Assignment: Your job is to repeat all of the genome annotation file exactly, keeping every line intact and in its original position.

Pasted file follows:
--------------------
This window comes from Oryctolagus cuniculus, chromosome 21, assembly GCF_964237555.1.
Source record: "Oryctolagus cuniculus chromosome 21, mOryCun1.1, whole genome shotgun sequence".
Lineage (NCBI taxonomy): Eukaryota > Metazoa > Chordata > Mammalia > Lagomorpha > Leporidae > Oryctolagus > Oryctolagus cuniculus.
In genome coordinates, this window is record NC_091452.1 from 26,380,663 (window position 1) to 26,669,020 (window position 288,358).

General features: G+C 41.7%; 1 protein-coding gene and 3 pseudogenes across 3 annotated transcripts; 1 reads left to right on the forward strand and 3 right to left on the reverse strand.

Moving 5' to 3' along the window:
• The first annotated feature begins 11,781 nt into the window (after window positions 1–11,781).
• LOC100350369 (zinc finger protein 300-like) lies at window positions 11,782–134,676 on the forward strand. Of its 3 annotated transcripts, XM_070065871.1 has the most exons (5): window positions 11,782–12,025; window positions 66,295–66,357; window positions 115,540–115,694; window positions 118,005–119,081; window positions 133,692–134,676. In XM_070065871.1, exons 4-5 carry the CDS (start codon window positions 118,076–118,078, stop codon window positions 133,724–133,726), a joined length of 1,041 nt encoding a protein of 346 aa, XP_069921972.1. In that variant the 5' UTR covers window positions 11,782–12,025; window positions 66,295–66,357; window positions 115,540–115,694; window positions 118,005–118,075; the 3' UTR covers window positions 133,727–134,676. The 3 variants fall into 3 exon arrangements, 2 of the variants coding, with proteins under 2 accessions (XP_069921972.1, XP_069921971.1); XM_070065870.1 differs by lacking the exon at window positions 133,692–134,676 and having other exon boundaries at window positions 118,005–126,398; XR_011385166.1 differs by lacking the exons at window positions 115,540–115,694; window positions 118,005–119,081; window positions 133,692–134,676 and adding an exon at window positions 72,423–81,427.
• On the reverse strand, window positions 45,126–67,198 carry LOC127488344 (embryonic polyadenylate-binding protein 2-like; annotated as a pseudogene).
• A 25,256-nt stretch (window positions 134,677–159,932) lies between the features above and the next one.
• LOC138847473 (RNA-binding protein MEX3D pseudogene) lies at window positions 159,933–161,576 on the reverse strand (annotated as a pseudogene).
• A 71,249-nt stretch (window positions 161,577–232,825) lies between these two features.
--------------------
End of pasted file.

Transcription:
This window comes from Oryctolagus cuniculus, chromosome 21, assembly GCF_964237555.1.
Source record: "Oryctolagus cuniculus chromosome 21, mOryCun1.1, whole genome shotgun sequence".
Lineage (NCBI taxonomy): Eukaryota > Metazoa > Chordata > Mammalia > Lagomorpha > Leporidae > Oryctolagus > Oryctolagus cuniculus.
In genome coordinates, this window is record NC_091452.1 from 26,380,663 (window position 1) to 26,669,020 (window position 288,358).

General features: G+C 41.7%; 1 protein-coding gene and 3 pseudogenes across 3 annotated transcripts; 1 reads left to right on the forward strand and 3 right to left on the reverse strand.

Moving 5' to 3' along the window:
• The first annotated feature begins 11,781 nt into the window (after window positions 1–11,781).
• LOC100350369 (zinc finger protein 300-like) lies at window positions 11,782–134,676 on the forward strand. Of its 3 annotated transcripts, XM_070065871.1 has the most exons (5): window positions 11,782–12,025; window positions 66,295–66,357; window positions 115,540–115,694; window positions 118,005–119,081; window positions 133,692–134,676. In XM_070065871.1, exons 4-5 carry the CDS (start codon window positions 118,076–118,078, stop codon window positions 133,724–133,726), a joined length of 1,041 nt encoding a protein of 346 aa, XP_069921972.1. In that variant the 5' UTR covers window positions 11,782–12,025; window positions 66,295–66,357; window positions 115,540–115,694; window positions 118,005–118,075; the 3' UTR covers window positions 133,727–134,676. The 3 variants fall into 3 exon arrangements, 2 of the variants coding, with proteins under 2 accessions (XP_069921972.1, XP_069921971.1); XM_070065870.1 differs by lacking the exon at window positions 133,692–134,676 and having other exon boundaries at window positions 118,005–126,398; XR_011385166.1 differs by lacking the exons at window positions 115,540–115,694; window positions 118,005–119,081; window positions 133,692–134,676 and adding an exon at window positions 72,423–81,427.
• On the reverse strand, window positions 45,126–67,198 carry LOC127488344 (embryonic polyadenylate-binding protein 2-like; annotated as a pseudogene).
• A 25,256-nt stretch (window positions 134,677–159,932) lies between the features above and the next one.
• LOC138847473 (RNA-binding protein MEX3D pseudogene) lies at window positions 159,933–161,576 on the reverse strand (annotated as a pseudogene).
• A 71,249-nt stretch (window positions 161,577–232,825) lies between these two features.